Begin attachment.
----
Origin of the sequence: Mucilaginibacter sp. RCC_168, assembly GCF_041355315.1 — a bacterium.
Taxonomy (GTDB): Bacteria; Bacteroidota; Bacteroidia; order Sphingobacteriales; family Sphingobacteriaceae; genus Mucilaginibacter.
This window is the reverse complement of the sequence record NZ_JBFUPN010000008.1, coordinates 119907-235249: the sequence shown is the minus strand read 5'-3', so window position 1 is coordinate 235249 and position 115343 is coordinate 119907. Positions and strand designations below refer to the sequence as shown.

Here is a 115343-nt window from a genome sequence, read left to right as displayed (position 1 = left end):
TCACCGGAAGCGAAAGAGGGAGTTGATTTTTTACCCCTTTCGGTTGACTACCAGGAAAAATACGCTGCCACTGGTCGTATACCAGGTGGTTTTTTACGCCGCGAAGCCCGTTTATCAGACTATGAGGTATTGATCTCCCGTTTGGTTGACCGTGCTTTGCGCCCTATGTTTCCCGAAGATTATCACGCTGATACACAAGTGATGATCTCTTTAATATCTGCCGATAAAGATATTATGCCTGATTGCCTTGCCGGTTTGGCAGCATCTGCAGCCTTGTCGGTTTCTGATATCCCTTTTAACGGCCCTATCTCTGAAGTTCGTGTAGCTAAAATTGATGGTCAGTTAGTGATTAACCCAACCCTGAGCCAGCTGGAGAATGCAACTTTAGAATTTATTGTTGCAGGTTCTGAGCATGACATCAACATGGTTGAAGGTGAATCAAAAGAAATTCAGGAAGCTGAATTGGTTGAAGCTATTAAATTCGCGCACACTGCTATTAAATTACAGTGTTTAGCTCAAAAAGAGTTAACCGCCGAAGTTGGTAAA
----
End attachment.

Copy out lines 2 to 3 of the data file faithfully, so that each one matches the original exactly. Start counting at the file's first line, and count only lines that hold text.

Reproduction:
Taxonomy (GTDB): Bacteria; Bacteroidota; Bacteroidia; order Sphingobacteriales; family Sphingobacteriaceae; genus Mucilaginibacter.
This window is the reverse complement of the sequence record NZ_JBFUPN010000008.1, coordinates 119907-235249: the sequence shown is the minus strand read 5'-3', so window position 1 is coordinate 235249 and position 115343 is coordinate 119907. Positions and strand designations below refer to the sequence as shown.